Mendocino County is a picturesque rarity that showcases some of the most stunning natural landscapes that California has to offer. Located 163 miles north of San Francisco, it takes about three hours to get there. Though a lot of the drive is on windy terrain, the cliffs, crashing waves, and adjacent green wilderness make for an unforgettable road trip. There’s no better way to unplug than taking in the sights as you drive up the Mendocino coastline, and thanks to the spotty reception, all of your passengers will have to hold off on those Snaps, ‘Grams, and tweets.
Unique in comparison to other popular destinations, Mendocino has maintained its quirky character by combining the bizarre and the beautiful. Moreover, as a part of the Emerald Triangle -- the largest cannabis-producing region in the country -- it boasts some of the highest quality marijuana around. Neither your stereotypical beach town nor tree-hugging hippy community, you’re bound to meet an eclectic group of eco-friendly, laid-back, and passionate people who are more than happy to tell you why it’s a place unlike any other.
With over 90 miles of Pacific coastline, 24 state and national parklands, historic villages and outdoor adventure sites, countless redwood trees, and a treasure trove of oddities, here is our roundup of Mendocino’s most distinctive places to visit.
After passing through the gilded Gate of Three Arches of The City of 10,000 Buddhas, take a second to soak in the tranquility that comes with entering one of the first Chinese Zen Buddhist temples in the US. With 488 acres of land -- most of which is meadows and lush, open space -- the property is otherworldly. Keep your eyes open for the anomaly of countless peacocks wandering the grounds as well as the enlightening street intersections such as Patience and Compassion Way. Make sure to check out the impressive Jeweled Hall of 10,000 Buddhas, which aside from the 10,000 Buddha images, houses an impressive 20ft-tall statue of a bodhisattva. Depending on the time of day, you’re invited to join the monks in their chanting rituals or simply listen and observe for a bit. If you’re hungry stop by the on-site vegan spot, the Jyun Kang Vegetarian Restaurant, popular for its healthy and mindful Chinese food.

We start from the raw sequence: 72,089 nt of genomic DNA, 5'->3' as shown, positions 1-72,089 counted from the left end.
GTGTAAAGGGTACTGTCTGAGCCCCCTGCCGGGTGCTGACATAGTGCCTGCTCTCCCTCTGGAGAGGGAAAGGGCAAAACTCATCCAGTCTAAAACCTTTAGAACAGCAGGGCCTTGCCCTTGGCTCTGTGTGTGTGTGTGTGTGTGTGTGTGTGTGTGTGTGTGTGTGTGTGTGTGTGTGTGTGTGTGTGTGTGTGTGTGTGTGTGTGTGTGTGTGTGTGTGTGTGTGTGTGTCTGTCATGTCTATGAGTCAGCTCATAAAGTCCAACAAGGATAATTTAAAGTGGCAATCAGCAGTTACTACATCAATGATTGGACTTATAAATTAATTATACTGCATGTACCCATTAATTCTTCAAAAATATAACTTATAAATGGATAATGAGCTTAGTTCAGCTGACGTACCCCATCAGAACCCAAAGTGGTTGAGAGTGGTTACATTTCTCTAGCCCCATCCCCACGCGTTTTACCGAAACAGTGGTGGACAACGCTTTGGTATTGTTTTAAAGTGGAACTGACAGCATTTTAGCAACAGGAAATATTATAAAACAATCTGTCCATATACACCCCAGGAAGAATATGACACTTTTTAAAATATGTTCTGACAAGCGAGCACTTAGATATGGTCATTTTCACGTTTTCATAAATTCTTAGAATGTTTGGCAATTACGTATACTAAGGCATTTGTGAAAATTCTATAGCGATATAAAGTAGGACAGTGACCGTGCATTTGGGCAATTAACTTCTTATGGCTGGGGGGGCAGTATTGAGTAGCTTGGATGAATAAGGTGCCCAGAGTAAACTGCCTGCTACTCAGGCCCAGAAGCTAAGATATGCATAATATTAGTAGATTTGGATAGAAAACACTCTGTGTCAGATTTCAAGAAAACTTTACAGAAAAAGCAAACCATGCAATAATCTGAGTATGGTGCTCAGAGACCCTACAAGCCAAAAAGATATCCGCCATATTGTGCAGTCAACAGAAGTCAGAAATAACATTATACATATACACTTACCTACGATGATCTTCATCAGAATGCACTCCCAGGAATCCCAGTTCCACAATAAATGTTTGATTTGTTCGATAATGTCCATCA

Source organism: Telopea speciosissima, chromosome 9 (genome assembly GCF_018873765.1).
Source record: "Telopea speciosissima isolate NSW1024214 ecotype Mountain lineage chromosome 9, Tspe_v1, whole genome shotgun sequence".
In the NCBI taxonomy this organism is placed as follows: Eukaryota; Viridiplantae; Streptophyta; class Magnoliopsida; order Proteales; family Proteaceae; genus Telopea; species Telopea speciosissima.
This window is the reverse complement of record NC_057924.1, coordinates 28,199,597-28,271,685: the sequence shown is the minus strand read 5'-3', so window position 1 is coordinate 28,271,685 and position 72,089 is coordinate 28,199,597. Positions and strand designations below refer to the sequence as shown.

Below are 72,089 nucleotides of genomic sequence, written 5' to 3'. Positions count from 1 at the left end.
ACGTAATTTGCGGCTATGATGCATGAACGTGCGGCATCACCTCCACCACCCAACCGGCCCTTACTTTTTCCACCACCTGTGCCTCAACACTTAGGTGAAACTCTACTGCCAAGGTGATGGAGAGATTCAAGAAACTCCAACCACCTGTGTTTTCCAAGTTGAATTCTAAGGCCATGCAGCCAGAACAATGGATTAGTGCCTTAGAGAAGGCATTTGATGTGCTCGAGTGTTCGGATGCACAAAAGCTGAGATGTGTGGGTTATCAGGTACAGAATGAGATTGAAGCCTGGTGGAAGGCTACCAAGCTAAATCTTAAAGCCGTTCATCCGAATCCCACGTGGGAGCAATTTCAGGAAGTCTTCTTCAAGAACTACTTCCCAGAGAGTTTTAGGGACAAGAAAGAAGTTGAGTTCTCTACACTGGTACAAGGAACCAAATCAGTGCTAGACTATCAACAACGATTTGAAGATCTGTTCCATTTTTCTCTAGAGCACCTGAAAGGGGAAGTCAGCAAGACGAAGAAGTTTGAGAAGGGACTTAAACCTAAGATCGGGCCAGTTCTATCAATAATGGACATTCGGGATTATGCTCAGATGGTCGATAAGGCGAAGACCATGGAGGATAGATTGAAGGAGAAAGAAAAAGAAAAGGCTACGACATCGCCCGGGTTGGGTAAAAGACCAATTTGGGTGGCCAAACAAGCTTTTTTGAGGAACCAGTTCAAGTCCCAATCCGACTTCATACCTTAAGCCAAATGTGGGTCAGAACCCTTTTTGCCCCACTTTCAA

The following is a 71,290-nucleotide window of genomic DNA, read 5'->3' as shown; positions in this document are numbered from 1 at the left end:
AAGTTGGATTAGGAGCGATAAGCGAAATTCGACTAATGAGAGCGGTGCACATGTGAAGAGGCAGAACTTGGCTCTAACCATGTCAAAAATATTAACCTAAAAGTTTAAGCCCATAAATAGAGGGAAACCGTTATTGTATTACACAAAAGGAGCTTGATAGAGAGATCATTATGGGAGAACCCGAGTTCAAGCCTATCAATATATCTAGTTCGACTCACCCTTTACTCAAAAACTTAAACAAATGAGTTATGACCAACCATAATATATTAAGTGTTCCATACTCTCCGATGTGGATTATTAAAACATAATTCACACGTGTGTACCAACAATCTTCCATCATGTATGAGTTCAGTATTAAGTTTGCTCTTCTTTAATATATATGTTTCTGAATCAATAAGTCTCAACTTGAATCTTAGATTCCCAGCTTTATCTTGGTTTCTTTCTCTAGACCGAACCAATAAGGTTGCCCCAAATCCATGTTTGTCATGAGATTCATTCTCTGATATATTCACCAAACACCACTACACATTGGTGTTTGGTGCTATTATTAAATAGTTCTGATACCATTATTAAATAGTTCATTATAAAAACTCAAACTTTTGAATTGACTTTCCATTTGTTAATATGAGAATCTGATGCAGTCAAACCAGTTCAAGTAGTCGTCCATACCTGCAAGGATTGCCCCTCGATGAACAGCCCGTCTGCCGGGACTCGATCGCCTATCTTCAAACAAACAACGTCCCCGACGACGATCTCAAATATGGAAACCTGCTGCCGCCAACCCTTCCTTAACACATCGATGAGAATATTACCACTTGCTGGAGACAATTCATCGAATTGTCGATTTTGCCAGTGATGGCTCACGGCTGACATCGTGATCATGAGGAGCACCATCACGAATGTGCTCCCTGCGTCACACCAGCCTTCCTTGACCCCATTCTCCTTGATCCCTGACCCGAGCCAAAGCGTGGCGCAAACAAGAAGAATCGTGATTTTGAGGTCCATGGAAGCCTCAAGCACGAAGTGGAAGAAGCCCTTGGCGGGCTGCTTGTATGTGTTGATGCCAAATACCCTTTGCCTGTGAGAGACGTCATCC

Set on a 2,000 acre coastal cattle ranch, the Inn at Newport Ranch is where you go for the ultimate escape from reality. Straight off a destination magazine cover, this property is surrounded by epic ocean views, cliffs, redwood forests, and over 20 miles of private trails perfect for hiking, horseback riding, or simply reflecting on life. Since this is an actual working ranch, you’ll find the most chill cows and calves roaming the grounds at any given time. Go on an ATV tour of the property and explore all of the hidden areas of this massive ranch. From remote wooden benches overlooking endless miles of ocean and cliffs; wildlife spotting that includes whales, Harbor Seals, hawks and more; and riding through dense, unspoiled forest terrain, adventure seekers will have plenty to do. Alternatively, soak in your private hot tub underneath the stars or before the sun sets to admire the view.
With its mission of "promoting sustainable living through inspirational environmental education," this nonprofit has successfully transformed what was once a barren site into the sustainable Solar Living Institute. From solar training workshops on topics such as energy efficiency and wind and hydro systems, the SLC is the place to go if you’re looking to live as green as possible. On the 12-acre site there are 44 point of interest. Highlights include the very first solar cannabis dispensary, which was established to educate visitors on the health benefits of cannabidiol; an observation beehive; human-powered bicycle generators; Memorial Car Grove where rusting '50s and '60s gas hog cars are repurposed as tree planters; and the Real Goods store, which sold the first residential solar panel system in the US. Before you head to your next destination, grab a bite at Bluebird Café and marvel at the ginormous moose head staring you down as you devour a burger and shake.
For those of you whose favorite movie was The Lion King growing up, this one is for you. One of the most fascinating attractions in Mendocino is the one-of-a-kind B. Bryan Preserve, dedicated to the livelihood of endangered African hoofstock. This isn’t a zoo -- it’s as close to an African safari as you’re going to get this side of the world. Jump into a Hummer that came straight out of Jurassic Park on a guided tour through Point Arena’s only African wildlife habitat. Take a selfie with the zebras, observe the Greater Kudo or Sable antelope roaming free, and even get up close and personal with giraffes -- by that I mean feed them by hand (or straight from your mouth to theirs!). The tour itself is fantastic, educational, and completely worth a trip just to be so close to endangered wildlife.